8/27/2009

08-27-09 - Oodle Image Compression Looking Back Pictures

I thought for the record I should put up some pictures about what I talked about last time.

First of all the R/D trellis quantization issue. Very roughly what we're doing here is coding to a certain bit rate. The "RDO" lets us use a smaller quantization bucket size, which initially lowers distrortion and increases our rate, but then we hammer on some of the values - mainly we just force them to zero, which causes some distortion and decreases rate; we choose to hammer the values that save us the most rate per distortion. (99% of the time all you're doing is turning 1's into 0's, so it's a matter of picking the 1 to squash to 0 which saves you most the rate).

Here are the results on "Moses" at 0.5 bits per pixel :

No R/D : RMSE = 9.9381 :

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Unconstrained R/D : RMSE = 9.7843 :

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You should be able to see in the R/D image that some of the image looks better, but other parts look much worse. The RDO has stolen rate from places where it was expensive in terms of rate to encode a certain distortion, and moved those bits to parts of the image where you can get more distortion win at a cheaper rate. This is awesome if your goal is to minimize RMSE, but it's unclear to me whether this is *ever* good perceptually.

In this particular case, the RDO Moses image actually has a worse SSIM than the No-RD image; this type of mistake is actually something that SSIM is okay at detecting.

In practice I use some hacks to limit how much the RDO can do to any one block. With those hacks I almost always get an SSIM improvement from RDO, but it's still unclear to me whether or not it's actually a perceptual improvement on many images (in some cases it's a very clear win; images like kodim09 or kodim20 where you have big flat patches in some spots and then a lot of edge detail in other spots, the RDO does a good job of stealing from the flats to give to the edges, which the eye likes, because we don't mind it if an almost perfectly smooth area becomes perfectly smooth).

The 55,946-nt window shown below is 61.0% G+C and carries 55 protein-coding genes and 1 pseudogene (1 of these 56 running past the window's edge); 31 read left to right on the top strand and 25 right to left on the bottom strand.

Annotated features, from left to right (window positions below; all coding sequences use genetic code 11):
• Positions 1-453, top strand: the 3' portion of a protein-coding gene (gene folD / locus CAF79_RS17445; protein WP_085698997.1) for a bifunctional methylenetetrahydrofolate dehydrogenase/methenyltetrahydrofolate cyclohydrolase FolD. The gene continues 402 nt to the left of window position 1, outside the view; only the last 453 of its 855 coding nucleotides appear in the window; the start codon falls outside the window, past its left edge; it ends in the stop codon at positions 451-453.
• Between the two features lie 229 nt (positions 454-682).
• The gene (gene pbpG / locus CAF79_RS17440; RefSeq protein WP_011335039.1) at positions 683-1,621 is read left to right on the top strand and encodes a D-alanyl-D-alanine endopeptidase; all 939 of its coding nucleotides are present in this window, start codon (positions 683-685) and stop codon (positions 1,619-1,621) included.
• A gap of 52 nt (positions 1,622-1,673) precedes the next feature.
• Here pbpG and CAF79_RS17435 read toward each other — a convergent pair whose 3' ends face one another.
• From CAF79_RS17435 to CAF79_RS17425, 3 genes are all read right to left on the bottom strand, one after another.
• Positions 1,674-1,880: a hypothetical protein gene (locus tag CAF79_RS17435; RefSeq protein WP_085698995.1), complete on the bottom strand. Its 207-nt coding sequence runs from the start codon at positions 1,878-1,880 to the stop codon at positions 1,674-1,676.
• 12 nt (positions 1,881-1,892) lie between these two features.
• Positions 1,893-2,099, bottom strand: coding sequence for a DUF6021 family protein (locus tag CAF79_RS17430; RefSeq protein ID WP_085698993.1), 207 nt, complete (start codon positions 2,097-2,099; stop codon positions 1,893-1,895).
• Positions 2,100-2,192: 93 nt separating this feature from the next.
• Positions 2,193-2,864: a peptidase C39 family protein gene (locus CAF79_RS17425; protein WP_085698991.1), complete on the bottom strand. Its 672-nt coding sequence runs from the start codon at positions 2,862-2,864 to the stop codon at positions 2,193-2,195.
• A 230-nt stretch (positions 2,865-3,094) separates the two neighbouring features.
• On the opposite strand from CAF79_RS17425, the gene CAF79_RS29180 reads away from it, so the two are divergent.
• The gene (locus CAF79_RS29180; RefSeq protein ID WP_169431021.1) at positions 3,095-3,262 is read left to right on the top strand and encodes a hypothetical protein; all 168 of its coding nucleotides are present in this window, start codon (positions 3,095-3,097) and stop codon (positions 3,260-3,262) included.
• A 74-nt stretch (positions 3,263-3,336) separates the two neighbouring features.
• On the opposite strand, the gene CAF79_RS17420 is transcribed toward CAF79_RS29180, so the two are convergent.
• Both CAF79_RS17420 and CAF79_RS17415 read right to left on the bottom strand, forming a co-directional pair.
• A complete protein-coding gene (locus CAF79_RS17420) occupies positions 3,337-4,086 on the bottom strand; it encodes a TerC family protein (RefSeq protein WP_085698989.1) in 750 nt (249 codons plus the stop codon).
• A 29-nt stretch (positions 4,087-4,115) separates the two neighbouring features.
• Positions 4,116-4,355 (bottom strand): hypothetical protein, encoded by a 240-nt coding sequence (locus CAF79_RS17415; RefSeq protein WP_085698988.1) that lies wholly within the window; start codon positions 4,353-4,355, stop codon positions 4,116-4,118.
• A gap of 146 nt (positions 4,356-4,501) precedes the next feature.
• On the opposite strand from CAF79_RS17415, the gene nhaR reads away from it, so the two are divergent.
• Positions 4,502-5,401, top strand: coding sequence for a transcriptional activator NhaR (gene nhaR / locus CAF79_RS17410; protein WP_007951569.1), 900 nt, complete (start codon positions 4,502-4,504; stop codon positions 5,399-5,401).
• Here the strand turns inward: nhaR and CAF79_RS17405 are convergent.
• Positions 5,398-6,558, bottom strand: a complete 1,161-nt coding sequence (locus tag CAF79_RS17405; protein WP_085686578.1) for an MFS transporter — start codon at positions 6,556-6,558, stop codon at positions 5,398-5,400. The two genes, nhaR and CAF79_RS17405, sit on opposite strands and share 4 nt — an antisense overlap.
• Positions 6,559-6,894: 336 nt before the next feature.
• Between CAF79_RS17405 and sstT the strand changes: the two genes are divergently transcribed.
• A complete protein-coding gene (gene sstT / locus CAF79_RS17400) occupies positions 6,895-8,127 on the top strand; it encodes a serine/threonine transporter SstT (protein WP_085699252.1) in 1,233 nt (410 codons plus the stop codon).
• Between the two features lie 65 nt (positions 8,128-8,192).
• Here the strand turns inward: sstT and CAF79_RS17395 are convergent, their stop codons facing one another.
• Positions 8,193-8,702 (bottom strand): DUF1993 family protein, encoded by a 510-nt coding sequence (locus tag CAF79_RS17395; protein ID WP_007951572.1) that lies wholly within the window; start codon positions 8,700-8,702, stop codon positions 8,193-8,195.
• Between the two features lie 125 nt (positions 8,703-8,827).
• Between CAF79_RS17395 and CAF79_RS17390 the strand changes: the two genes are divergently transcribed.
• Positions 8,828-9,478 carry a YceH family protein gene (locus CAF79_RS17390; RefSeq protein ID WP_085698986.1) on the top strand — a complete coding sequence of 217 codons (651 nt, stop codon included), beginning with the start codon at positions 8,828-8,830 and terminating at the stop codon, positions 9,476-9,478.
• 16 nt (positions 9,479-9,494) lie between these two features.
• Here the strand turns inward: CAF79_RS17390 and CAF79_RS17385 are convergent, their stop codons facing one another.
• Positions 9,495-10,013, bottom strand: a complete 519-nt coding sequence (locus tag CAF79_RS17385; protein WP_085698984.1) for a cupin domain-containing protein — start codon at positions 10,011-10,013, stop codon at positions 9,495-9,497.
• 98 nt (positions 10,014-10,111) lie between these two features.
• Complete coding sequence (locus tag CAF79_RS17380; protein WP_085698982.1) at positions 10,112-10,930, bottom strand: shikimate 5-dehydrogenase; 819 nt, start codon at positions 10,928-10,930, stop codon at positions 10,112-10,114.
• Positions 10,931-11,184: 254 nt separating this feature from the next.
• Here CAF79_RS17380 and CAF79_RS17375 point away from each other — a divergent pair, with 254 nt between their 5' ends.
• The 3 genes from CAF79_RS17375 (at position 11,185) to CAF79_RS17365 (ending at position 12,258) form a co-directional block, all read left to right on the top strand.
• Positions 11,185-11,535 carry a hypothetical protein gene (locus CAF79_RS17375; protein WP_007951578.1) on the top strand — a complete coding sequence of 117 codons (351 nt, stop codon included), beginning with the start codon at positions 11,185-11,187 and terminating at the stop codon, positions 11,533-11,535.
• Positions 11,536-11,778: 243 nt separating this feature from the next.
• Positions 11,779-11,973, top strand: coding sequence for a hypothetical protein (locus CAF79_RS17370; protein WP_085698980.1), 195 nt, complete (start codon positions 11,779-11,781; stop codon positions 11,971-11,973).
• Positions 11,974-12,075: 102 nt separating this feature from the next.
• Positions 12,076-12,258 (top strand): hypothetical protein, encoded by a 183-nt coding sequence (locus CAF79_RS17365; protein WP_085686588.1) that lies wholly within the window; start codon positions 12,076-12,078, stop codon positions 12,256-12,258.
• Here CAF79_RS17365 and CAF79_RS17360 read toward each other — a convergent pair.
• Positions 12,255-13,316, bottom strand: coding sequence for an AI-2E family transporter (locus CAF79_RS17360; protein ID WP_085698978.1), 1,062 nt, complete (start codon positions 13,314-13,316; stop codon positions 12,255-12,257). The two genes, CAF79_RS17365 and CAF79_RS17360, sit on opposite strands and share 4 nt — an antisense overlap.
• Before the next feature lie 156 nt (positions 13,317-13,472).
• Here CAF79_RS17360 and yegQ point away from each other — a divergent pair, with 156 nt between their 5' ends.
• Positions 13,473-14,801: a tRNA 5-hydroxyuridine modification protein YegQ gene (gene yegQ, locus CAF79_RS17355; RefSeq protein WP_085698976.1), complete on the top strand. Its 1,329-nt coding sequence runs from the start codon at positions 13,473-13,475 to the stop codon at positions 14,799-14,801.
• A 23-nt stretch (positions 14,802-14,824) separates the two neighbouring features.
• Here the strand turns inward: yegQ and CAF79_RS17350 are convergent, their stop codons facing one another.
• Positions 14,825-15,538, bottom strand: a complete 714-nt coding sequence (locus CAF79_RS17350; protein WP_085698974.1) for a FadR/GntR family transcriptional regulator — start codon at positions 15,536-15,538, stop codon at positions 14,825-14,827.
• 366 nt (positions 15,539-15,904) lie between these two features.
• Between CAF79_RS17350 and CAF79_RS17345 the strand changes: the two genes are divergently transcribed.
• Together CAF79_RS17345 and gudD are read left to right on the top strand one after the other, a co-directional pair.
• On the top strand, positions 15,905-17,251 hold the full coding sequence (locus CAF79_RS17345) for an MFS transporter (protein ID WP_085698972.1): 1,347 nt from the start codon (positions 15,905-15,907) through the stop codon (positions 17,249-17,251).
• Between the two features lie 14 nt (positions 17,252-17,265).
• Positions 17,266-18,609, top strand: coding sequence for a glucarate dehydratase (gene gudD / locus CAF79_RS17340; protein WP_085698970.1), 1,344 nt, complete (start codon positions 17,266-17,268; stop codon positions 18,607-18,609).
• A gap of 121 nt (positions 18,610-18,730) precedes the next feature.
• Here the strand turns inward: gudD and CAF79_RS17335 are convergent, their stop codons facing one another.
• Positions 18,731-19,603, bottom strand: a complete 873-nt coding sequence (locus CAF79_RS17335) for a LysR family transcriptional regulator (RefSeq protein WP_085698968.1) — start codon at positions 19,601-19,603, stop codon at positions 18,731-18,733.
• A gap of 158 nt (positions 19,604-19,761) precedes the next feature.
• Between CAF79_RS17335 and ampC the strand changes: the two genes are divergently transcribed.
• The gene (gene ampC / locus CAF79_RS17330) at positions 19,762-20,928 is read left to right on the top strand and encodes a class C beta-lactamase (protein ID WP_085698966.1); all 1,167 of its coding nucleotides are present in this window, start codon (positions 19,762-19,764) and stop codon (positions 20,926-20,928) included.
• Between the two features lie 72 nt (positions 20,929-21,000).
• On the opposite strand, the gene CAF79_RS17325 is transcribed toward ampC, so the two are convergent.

Now for the hacky perceptual smooth DC issue.

This is "kodim04" at 0.25 bpp ; no RDO ; no unblock , no perceptual DC quantization ; basically a naive DCT coder :

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Now we turn on the hacky perceptual quantization that gives more precision to smooth DC's : (unblock still off) :

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Note that the perceptual quant of DC means that we are using more of our bitrate for the DC band, so we give less bits to AC, which means using a larger quantizer for AC to match the bit rate constraint.

Now with unblocking , no perceptual DC quant : (RMSE = 12.8565 , SSIM = 58.62%)

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With unblocking and perceptual DC quant : (RMSE = 12.9666, SSIM = 57.88%)

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I think the improvement is clearest on the unblocked images - the perceptual DC quant one actually looks okay, the parts that are supposed to be smooth still look smooth. The one with uniform DC quant looks disgustingly bumpy. Note that the SSIM of the better image is actually quite a bit worse. Of course RMSE gets worse any time you do a perceptual improvement. You should also be able to see that the detail in the hat thatching is better in the nonperceptual version, but that doesn't bother the eye nearly as much as breaking smoothness.

ADDENDUM : some close up pictures of Moses' waddle area showing the R/D artifacts better. You should zoom these to full screen with a box filter and toggle between them to see most clearly. You should see the RDO killing blocks in the collar area very clearly. All you really need to do is look at the last picture of these four and you should be able to see what I'm talking about with the RDO :

Portion of Moses at 0.75 bpp : No lagrange optimization :

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With Lagrange RDO :

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Crop of No-L :

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Crop of RDO :

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4 comments:

Autodidactic Asphyxiation said...

Maybe I'm just blind or my monitor, but it is pretty hard to tell with Moses. Sure, I can tell certain parts get smoothed out, but I wouldn't call those changes particularly objectionable.

cbloom said...

Yeah, it was kind of a bad posting; the problem is the image is like 1750 vertical so if it's getting shrunk it hides the artifacts.

Autodidactic Asphyxiation said...

If you're not sick of this, maybe you could post detailed closeups of the effects you are talking about.

cbloom said...

Yeah you're right, I put up better examples. They're actually still not as clear demonstrations as what I saw during dev, I should've saved more images as I worked.

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